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The Safety Fire - Mouth Of Swords CD (album) cover


The Safety Fire


Progressive Metal

3.93 | 9 ratings

From, the ultimate progressive rock music website

kev rowland
Special Collaborator
Crossover Prog Team
4 stars It is always refreshing to come across bands that refuse to conform to any particular musical genre, and create their own path. Such is the case with British outfit Mouth of Swords, for whom the term progressive metal is really the only one that fits, not because they sound like what many people may view of as a prog metal act, but rather that they obviously have never read the rulebook, let alone ignored it. There are huge elements of djent and mathcore in what they are doing, and I already had Protest The Hero down as an obvious influence long before I realised that they had actually toured together. The Safety Fire draw from a large pool of influences, from bands they've always listened to such as Deftones, Tool and Alice In Chains to former tourmates such as Between The Buried And Me and Gojira among others.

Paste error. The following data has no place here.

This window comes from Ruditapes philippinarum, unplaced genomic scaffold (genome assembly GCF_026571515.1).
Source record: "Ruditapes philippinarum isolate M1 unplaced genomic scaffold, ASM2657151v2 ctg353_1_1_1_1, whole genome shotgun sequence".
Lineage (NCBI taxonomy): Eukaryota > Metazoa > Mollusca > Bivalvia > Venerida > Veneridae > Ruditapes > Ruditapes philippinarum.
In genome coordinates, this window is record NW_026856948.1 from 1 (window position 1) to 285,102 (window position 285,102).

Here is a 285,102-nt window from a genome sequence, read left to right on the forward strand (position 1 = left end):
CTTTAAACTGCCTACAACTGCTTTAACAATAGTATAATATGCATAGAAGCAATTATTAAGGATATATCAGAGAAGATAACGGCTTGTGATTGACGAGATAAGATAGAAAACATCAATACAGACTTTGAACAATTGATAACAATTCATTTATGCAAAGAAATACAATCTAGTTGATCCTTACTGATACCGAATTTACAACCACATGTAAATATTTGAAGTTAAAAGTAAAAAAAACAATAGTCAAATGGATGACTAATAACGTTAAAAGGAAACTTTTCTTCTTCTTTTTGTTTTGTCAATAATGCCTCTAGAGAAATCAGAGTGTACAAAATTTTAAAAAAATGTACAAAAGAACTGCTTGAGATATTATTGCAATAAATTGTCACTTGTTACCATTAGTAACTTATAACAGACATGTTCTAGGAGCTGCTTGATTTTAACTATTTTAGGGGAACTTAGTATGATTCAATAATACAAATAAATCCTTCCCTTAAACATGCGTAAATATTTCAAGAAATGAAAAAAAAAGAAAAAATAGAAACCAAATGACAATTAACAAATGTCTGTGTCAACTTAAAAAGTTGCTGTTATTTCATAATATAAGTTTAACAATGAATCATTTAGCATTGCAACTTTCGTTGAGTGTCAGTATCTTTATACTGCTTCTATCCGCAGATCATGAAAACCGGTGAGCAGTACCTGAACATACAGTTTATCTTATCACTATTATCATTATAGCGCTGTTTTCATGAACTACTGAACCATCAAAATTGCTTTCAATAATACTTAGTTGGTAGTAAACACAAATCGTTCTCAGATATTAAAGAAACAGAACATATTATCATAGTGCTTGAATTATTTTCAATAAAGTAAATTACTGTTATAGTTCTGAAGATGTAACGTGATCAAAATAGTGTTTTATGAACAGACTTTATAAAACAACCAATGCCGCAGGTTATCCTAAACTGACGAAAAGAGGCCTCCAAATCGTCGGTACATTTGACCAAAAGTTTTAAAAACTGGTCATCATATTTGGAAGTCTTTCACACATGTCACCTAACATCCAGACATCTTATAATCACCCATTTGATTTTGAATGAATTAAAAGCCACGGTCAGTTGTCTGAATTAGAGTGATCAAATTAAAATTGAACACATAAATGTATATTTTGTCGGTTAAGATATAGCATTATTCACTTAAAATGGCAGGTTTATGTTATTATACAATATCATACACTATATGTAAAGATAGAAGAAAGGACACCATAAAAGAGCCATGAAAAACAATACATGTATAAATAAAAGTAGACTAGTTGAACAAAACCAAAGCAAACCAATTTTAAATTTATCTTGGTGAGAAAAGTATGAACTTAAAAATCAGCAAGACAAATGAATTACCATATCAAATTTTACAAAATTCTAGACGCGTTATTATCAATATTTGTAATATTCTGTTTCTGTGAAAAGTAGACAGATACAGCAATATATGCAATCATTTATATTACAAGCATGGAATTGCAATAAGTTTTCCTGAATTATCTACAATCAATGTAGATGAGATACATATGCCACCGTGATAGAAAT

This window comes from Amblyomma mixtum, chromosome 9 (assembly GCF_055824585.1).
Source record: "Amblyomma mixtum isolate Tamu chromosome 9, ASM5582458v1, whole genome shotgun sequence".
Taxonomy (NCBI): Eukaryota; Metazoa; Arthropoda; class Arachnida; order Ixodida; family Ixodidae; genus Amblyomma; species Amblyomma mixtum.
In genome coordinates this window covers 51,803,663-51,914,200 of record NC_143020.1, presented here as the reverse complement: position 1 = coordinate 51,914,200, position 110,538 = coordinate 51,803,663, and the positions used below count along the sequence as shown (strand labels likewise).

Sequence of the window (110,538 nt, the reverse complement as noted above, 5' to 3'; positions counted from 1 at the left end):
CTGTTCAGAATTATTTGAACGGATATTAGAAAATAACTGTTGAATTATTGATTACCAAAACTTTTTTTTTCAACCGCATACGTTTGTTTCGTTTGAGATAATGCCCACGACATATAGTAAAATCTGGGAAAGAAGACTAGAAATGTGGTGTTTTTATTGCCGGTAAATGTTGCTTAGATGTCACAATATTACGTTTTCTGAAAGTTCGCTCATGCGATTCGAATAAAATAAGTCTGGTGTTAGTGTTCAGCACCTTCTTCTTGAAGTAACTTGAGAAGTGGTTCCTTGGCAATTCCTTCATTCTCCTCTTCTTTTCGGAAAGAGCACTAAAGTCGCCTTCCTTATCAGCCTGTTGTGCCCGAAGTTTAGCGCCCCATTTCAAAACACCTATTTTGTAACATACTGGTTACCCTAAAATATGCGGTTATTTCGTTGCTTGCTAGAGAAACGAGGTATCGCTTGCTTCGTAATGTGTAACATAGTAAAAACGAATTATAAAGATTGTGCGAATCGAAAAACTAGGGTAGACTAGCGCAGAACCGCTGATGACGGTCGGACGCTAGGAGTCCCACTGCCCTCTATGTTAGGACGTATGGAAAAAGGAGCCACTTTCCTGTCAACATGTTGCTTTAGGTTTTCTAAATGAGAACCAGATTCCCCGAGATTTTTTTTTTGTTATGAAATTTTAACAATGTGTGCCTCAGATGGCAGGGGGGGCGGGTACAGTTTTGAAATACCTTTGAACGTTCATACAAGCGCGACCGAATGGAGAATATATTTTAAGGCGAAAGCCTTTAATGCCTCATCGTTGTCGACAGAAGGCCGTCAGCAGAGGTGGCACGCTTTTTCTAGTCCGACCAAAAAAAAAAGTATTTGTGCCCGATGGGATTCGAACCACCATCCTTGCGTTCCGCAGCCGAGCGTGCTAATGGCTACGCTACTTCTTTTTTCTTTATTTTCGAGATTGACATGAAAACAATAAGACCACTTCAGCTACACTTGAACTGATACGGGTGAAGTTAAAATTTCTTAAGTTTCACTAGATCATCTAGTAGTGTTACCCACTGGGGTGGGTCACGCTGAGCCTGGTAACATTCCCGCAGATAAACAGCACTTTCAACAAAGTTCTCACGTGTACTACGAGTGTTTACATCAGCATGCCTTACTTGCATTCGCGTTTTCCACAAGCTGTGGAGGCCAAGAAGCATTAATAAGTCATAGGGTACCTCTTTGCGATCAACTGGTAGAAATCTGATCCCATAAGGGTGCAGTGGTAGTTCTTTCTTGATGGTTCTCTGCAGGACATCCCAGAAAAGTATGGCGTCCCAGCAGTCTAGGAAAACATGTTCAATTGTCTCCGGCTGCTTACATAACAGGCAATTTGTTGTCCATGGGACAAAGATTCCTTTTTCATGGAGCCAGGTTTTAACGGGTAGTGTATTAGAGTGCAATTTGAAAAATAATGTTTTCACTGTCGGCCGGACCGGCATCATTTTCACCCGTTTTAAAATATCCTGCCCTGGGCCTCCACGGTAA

This is brutal staccato music that is always twisting and moving in new directions, but always with incredible intensity. It is this over the top passion that almost knocks the listener back, such is the anger and directness of the music. It is as if they have decided to capture the emotion of the most over the top hardcore band they could find, and have then created complex and bewildering time signatures and riffs. Loud and raw, the note density is immense, and the tour with PTH must have been just incredible (please can both these bands come to New Zealand? Pretty please??).

This is never music that can be played in the background as it is too much in your face and in your ears. This is music that refuses to be ignored, and will crunch into your brain even as you are trying in brain to follow the musical structure. Sean McWeeney manages to keep his vocal melodies far simpler than what is going on beneath him, and this combined with the intensity provides a compelling musical statement. Songwriter Dez says "Being called a progressive band encapsulates the fact that we don't do one thing. We think about prog in the experimental sense. We connect more with bands like Mastodon than Dream Theater, so that's how we relate to the word 'progressive' with our music." Progressive, metallic, intense.

kev rowland | 4/5 |


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